Case name: Sanderson v. Industrial Commission of Arizona, No. 1 CA-IC 11-0016 (Ariz. Ct. App. 11/22/11, unpublished).
Ruling: In an unpublished decision, the Arizona Court of Appeals held that a driver was not entitled to benefits for a head injury he sustained in a fall at work.
What it means:
In Arizona, the effects of falls due to fainting spells are generally not compensable unless the employment places the worker in a position increasing the dangerous effects of such falls.
Summary: A delivery driver was found bleeding and unconscious on the floor by a coworker. The aisle where the accident occurred was 6 feet wide with nothing that could have caused him to trip and fall. The driver did not have any memory of his injury, but he told the paramedics and hospital workers that he became dizzy and fell, hitting his head. He sustained a traumatic brain injury. A neurologist concluded that he experienced an episode of low blood pressure that caused him to faint. The driver sought benefits. The employer's insurer denied the claim. The Arizona Court of Appeals held that he was not entitled to benefits.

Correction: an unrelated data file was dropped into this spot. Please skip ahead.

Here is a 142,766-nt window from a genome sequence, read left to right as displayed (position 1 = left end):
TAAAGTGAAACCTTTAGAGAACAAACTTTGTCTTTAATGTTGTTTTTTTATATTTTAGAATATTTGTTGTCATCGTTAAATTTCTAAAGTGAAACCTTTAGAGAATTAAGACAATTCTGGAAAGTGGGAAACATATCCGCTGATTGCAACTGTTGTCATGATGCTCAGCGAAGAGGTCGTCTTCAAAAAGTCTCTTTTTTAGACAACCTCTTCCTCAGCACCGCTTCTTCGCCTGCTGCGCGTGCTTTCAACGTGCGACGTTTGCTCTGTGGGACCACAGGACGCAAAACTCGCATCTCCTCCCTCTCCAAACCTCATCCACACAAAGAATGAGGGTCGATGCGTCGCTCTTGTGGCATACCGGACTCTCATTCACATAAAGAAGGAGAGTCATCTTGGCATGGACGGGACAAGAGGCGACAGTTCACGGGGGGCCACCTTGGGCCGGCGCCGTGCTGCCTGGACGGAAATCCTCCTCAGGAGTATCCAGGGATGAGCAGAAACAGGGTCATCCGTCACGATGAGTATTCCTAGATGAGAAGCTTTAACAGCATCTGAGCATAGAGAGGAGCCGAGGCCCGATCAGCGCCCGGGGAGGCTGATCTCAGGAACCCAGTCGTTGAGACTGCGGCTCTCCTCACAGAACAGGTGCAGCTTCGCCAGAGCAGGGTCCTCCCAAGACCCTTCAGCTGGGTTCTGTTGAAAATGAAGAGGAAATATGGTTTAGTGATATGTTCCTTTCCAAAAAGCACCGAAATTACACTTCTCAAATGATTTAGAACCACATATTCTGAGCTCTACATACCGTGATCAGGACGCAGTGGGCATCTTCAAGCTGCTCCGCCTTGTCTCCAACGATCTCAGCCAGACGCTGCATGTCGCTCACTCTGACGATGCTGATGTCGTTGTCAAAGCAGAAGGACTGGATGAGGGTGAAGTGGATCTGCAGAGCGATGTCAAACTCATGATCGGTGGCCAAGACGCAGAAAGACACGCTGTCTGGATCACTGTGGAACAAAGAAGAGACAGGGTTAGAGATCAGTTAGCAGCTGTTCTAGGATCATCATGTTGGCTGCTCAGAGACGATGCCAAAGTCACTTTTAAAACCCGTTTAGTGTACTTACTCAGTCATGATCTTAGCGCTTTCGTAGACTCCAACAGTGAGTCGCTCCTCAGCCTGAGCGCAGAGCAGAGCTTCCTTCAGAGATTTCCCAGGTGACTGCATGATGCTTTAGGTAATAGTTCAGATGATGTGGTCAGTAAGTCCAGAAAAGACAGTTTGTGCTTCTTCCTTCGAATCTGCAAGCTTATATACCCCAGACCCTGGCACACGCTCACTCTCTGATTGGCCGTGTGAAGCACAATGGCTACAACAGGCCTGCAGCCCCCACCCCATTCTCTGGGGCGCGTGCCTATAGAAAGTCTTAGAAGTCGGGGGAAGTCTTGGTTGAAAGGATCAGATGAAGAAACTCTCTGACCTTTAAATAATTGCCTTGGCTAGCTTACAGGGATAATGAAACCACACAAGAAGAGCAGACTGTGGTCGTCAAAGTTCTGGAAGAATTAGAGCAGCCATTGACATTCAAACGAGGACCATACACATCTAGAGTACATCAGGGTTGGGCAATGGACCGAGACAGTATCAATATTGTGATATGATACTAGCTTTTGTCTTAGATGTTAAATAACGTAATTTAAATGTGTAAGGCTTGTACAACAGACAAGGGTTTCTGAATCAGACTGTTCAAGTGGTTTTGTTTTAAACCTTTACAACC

The driver's fall satisfied the time, place, and circumstances of the course of employment element of compensability. The ultimate issue was whether the driver's injury arose out of his employment. The court said that idiopathic falls include falls that are the result of fainting spells. These falls are generally not compensable unless the employment places the worker in a position increasing the dangerous effects of such a fall.
The unexplained injury presumption only applies where no evidence permits a reasonable contrary inference. Here, the driver's fall was not unexplained. He provided a history of feeling dizzy and fainting to witnesses after his injury. The medical evidence established that he fell backward because he fainted and he took no action to break his fall, causing his head to strike the concrete floor. The inability to state with certainty what caused him to faint, provided it did not arise out of his work duties, did not make the fall or injury unexplained. The neurologist's inability to identify a particular reason for the driver's low blood pressure did not undermine the neurologist's opinion.
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January 12, 2012
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